Logo UHasselt



News & Calendar

Logo UHasselt Universiteit Hasselt - Knowledge in action


Mind over diabetes    Nov 14, 2018

Mind over diabetes
Nov 14, 2018


dr. Maaike VAN DEN HOUTE



There are over 400 million adults on this planet who suffer from diabetes, a chronic disease that causes over 1.5 million deaths a year. Today on ‘World Diabetes Day’, we ask ourselves the question: What do we actually know about diabetes? What is its impact on our society? And what are scientists researching this condition up to?


“Your body hears everything your mind says.” – Naomi Judd.

Diabetes can be defined as a chronic, metabolic disease that is characterized by elevated levels of blood sugar, also known as glucose. Normally, a hormone called insulin regulates these levels. It acts as a key that allows glucose to cross over from the blood into the liver, fat and skeletal muscle cells. However, in the case of diabetes, our pancreas does not produce enough insulin or our body cannot effectively use insulin. “If untreated, this can over time lead to serious damage to the human body resulting in blindness, kidney failure, heart attacks, stroke and lower limb amputation”, dr. Maaike Van Den Houte explains. “Around 8 % of the adults in our society suffer from this condition and the numbers are still on the rise.”

Diabetes can be controlled using a rigorous treatment regime, which for a large part lies in the hands of the patient. For example, most people who suffer from diabetes type 1, and also some who suffer from type 2, have to measure their own blood sugar value multiple times a day and inject themselves with insulin if required. In addition to this, they have to watch what they eat and try to avoid a sedentary lifestyle.

The evolution of technology has made the measurement of blood sugar much more convenient, using devices such as a flash sensor. This is a sensor that only needs to be replaced once every two weeks and allows for a simple readout. “However, we observe that this does not guarantee that the patient follows the therapy routine. Therefore, we are trying to map how compliant diabetes patients are to their therapy, how this evolves over times, what influences it and which personal and contextual factors predict it.”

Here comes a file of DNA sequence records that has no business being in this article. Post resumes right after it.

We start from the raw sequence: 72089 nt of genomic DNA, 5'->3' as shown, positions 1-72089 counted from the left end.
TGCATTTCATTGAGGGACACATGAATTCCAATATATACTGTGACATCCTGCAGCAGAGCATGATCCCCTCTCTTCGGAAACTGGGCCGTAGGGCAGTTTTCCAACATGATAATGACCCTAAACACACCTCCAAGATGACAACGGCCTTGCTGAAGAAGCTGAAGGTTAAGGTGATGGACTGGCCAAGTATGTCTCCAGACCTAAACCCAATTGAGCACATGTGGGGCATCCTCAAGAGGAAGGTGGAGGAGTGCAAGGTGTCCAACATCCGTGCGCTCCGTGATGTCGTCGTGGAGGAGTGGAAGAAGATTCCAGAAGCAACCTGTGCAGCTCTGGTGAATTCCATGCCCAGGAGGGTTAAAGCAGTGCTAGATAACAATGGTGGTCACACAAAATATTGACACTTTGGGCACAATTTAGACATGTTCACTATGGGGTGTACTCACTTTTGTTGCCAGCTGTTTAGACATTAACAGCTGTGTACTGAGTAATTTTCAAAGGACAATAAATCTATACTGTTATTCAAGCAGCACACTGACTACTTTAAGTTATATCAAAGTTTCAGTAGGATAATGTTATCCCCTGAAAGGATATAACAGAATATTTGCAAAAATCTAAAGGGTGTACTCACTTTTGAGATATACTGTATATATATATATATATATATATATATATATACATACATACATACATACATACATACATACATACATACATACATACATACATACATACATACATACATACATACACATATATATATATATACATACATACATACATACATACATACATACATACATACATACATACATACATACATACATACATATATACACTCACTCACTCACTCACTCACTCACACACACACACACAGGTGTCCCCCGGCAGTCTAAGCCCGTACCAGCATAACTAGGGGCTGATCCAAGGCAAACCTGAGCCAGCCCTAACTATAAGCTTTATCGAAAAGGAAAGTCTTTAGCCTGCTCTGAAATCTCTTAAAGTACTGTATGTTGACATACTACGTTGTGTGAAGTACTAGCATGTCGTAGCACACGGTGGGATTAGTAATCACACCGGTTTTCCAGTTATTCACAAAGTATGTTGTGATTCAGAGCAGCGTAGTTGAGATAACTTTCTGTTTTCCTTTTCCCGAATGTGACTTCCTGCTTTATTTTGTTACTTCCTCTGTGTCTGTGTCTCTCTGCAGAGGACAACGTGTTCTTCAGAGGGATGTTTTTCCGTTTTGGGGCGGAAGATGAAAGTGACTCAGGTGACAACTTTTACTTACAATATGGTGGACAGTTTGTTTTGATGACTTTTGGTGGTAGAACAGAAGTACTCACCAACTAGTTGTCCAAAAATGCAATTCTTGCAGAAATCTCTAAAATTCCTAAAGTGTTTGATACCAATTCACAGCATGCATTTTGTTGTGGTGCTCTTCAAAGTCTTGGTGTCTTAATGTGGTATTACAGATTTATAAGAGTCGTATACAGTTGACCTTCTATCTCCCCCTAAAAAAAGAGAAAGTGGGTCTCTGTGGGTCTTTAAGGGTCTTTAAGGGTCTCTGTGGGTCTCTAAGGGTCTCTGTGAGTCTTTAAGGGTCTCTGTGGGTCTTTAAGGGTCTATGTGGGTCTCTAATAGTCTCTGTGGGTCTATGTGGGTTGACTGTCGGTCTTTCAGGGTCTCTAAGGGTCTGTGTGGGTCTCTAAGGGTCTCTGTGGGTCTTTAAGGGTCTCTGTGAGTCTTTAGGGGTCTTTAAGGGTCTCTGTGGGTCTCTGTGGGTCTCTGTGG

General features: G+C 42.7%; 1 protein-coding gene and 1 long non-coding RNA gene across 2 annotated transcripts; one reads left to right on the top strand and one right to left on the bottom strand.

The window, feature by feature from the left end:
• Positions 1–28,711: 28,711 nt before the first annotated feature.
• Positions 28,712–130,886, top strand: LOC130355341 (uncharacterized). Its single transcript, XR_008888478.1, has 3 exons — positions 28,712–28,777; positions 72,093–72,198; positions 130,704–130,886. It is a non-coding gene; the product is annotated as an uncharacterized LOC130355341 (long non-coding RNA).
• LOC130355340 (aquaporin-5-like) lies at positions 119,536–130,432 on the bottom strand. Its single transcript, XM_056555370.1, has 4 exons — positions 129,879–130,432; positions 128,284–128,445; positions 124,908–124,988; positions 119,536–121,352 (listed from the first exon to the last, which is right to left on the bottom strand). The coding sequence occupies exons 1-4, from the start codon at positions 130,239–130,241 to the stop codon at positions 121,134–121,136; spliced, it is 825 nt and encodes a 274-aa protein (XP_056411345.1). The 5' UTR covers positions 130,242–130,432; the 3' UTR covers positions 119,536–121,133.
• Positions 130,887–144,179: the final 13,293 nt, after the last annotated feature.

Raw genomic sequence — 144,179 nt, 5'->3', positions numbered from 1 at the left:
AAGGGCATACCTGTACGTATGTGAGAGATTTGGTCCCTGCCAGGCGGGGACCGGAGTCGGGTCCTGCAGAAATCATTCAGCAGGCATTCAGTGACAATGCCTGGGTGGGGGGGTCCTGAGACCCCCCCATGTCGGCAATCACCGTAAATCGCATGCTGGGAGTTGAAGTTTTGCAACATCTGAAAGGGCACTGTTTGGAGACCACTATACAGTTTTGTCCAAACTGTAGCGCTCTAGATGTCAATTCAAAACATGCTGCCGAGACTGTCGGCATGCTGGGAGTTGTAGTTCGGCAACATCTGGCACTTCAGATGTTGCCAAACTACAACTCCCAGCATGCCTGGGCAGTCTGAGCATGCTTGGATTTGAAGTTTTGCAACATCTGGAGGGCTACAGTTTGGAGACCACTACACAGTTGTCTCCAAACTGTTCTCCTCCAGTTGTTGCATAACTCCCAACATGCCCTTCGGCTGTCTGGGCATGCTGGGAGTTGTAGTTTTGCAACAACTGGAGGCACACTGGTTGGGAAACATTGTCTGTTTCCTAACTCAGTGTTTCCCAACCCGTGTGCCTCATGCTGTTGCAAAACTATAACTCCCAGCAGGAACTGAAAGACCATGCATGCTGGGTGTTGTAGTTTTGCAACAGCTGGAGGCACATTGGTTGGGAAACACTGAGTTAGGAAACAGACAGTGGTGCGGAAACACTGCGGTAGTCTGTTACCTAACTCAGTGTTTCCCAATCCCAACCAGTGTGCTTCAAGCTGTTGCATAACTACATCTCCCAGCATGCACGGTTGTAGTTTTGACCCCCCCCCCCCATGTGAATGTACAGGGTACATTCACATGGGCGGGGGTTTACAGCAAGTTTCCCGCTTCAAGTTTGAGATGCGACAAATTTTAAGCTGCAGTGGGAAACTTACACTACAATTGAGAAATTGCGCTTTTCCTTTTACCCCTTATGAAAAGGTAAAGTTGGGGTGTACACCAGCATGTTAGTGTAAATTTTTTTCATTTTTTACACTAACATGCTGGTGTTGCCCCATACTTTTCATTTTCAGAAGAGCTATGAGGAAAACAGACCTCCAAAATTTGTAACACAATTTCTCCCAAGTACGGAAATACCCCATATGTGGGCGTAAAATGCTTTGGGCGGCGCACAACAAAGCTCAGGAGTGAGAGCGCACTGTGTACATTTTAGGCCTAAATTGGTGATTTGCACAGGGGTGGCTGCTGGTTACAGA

“I have always been fascinated by human behavior, resulting in me studying psychology. During my first two bachelor years, I got intrigued by the complexity of the human psyche and the vast amount of unanswered questions that remain within the field. During my Ph.D., I got more and more convinced that the border between physical and psychological is arbitrary. Therefore, I decided to research how our thoughts, behavior, and feelings influence our physical functioning. As a result, one of my research topics focuses on the impact of patient behavior on therapy compliance in diabetes.” 

During this study, patients will be asked to fill in several questionnaires over a period of 13 months. The results will then be combined with clinical data obtained during the medical visitations and the data from the flash sensor system. “The questionnaires focus on topics such as demographic data, use of medication, lifestyle, the perception of the disease, user-friendliness of the sensor and personal topics. This is all done in close collaboration with the Hospital East-Limburg and the Hospital Maas & Kempen.”


“The importance of this type of research lies in the fact that neglecting the therapy results in an increased risk of developing serious complications. With our research we can tackle this problem through practical solutions like additional education, creating a more user-friendly system, etc. It also allows us to identify those patients that have a high risk factor of not being compliant with the therapy.”

“In the future, I would like to continue this research as well investigate how good people are in perceiving signals originating from their body. However, I would also like to focus on how we can translate this knowledge into treatment components. In addition to this, I want to generate more awareness among physicians, patients and the rest of our society on how our thought, behavior, and feelings influence our body. As you see, there is still a lot to do.”


The project is supported by the Rehabilitation Research Center (REVAL) of UHasselt. The project is executed in collaboration with Prof. Dr. Katleen Bogaerts (REVAL, UHasselt), Prof. Dr. Dominique Hansen (REVAL, UHasselt), Dr. Yves Kockaerts (Hospital East-Limburg), Dr. Philippe Marcq (Hospital Maas & Kempen) and Dorien Jans (Hospital Maas & Kempen).